So. Now that I’ve shared my ideas…have you read any other-worldly books that were fully believable? What techniques did the author use to make the whole thing work? And if you missed the first two posts in this series, you can find them here and here.

Lastly, I’m posting today at the Chapter Book Challenge blog, sharing some of the inspirations that got me through my own NaNo month. If you’ve got time, please stop by and cheer the ChaBookCha’ers on 🙂


Thumbs Down Image: Geralt @ Pixabay


Becca Puglisi is an international speaker, writing coach, and bestselling author of The Emotion Thesaurus and its sequels. Her books are available in five languages, are sourced by US universities, and are used by novelists, screenwriters, editors, and psychologists around the world. She is passionate about learning and sharing her knowledge with others through her Writers Helping Writers blog and via One Stop For Writers—a powerhouse online library created to help writers elevate their storytelling. You can find Becca online at both of these spots, as well as on Facebook and Twitter.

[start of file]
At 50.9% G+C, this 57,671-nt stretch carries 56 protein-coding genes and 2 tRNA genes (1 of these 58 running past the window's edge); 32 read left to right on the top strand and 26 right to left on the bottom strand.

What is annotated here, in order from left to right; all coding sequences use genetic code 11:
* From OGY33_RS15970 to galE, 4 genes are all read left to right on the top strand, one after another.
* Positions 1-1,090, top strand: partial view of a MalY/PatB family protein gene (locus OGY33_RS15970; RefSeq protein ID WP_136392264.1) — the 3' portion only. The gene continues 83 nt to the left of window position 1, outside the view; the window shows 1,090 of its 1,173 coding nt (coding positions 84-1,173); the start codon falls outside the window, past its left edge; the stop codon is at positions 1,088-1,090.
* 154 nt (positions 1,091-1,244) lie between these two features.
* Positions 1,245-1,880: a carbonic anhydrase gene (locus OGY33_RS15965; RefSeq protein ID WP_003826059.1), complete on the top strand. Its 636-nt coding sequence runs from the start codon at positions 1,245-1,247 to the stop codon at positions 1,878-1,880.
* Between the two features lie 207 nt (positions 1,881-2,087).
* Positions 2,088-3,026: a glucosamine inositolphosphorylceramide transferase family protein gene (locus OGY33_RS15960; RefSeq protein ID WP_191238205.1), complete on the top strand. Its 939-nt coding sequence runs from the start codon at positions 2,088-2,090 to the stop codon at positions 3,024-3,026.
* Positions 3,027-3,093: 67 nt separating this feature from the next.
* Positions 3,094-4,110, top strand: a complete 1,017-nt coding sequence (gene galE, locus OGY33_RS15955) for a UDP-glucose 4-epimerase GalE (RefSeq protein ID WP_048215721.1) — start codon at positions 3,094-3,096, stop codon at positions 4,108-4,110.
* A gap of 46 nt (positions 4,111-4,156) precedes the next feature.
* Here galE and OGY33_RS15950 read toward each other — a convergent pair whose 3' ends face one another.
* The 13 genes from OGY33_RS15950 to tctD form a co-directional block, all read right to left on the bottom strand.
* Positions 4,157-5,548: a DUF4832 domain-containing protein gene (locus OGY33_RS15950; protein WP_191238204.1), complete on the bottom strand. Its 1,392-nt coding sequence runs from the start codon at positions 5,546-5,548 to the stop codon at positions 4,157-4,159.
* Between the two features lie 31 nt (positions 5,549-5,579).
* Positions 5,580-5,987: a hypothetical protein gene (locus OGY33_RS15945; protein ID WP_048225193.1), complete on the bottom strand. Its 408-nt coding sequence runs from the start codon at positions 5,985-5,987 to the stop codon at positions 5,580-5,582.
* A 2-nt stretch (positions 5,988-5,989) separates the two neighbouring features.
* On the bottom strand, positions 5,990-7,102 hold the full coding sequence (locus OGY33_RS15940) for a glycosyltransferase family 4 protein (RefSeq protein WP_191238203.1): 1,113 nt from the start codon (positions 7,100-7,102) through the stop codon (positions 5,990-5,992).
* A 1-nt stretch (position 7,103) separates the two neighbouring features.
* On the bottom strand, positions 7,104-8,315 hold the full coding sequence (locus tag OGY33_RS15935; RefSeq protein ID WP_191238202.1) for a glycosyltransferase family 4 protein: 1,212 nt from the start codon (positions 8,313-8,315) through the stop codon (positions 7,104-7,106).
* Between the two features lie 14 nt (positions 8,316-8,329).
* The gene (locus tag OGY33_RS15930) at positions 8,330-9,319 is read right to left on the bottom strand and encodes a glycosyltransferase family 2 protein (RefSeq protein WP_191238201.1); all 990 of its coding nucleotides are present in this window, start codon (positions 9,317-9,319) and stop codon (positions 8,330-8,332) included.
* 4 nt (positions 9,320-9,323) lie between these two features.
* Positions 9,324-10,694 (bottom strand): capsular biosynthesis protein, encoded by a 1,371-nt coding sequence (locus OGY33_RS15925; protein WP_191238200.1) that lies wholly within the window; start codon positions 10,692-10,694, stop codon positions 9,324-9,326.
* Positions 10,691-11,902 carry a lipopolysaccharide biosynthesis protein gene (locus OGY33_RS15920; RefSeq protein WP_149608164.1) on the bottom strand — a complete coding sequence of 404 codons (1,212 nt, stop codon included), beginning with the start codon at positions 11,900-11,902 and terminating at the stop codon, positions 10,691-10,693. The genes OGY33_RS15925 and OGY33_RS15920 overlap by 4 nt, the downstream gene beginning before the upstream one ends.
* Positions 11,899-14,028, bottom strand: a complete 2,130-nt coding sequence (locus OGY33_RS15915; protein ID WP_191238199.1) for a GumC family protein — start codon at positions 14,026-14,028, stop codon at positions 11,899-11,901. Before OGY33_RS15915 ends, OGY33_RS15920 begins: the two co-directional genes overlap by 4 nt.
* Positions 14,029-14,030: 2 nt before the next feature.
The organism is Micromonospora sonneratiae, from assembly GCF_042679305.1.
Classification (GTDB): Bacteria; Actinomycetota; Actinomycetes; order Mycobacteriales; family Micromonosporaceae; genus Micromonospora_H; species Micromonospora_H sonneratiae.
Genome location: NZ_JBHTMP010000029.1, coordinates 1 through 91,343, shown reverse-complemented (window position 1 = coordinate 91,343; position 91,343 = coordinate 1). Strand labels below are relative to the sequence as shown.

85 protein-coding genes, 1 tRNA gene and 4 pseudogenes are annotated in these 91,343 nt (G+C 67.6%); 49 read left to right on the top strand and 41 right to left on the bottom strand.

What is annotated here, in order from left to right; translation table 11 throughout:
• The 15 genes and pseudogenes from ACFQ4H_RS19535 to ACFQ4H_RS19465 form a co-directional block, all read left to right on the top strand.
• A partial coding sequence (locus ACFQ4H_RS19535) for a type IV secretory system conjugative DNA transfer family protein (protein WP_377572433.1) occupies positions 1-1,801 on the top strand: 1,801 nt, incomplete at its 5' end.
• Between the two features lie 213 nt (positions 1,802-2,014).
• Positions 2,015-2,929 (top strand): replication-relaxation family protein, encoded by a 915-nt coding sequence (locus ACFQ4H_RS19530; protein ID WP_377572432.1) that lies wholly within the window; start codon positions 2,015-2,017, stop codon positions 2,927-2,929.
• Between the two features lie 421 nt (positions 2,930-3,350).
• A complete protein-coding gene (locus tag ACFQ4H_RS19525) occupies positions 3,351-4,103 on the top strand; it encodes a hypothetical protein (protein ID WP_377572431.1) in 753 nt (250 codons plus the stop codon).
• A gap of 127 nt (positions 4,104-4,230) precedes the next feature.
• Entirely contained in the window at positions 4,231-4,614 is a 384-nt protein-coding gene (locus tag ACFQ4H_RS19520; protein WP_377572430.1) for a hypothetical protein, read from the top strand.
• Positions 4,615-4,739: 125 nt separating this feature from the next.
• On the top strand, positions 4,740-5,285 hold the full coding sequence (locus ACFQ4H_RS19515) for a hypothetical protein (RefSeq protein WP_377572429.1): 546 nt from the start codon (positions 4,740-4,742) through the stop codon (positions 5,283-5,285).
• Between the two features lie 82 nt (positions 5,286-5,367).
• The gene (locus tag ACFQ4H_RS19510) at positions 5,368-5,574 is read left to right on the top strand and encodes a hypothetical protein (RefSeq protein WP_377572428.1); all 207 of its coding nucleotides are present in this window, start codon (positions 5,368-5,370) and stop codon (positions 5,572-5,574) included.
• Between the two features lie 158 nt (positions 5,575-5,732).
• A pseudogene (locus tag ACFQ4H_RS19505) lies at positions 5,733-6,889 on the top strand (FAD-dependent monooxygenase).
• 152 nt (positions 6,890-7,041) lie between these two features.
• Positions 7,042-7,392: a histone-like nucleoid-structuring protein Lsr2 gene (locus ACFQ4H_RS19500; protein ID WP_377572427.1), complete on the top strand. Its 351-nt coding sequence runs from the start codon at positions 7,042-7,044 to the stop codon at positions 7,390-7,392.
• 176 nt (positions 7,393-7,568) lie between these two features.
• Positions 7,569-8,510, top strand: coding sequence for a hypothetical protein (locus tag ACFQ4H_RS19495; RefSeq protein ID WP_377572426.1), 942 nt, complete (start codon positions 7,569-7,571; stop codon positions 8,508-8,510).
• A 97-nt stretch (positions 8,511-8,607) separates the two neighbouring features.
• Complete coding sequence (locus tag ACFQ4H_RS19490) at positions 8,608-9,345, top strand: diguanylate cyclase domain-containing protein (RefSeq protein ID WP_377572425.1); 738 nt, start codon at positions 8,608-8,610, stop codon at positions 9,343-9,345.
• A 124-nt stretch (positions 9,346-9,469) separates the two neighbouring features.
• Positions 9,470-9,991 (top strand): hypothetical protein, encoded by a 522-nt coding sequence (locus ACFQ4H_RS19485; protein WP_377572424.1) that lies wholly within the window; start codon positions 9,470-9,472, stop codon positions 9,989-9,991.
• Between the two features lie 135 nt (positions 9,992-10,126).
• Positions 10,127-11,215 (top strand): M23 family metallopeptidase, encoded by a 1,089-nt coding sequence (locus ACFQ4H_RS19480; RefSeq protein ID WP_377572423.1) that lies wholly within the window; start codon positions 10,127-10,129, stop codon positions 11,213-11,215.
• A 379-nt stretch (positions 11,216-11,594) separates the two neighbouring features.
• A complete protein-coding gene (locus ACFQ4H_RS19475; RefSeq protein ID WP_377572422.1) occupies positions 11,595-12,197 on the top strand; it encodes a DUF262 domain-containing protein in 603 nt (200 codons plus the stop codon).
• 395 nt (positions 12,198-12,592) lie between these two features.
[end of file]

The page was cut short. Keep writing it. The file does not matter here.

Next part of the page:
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Cora Blu
6 years ago

Great post.
I’m fortunate my readers love the world I’ve created and speak favorably about it in reviews, but it was true labor to create a believable underwater world run by tiger sharks.
Again great post.

5 years ago
Reply to  Cora Blu

An underwater world run by tiger sharks?! OMGosh, I’m definitely checking that one out!

Traci Kenworth
6 years ago

I’m actually editing one of my books now because I think there’s too many types of scary creatures. It’s hard work but it’ll be worth it in the end.

C. Lee McKenzie
C. Lee McKenzie
6 years ago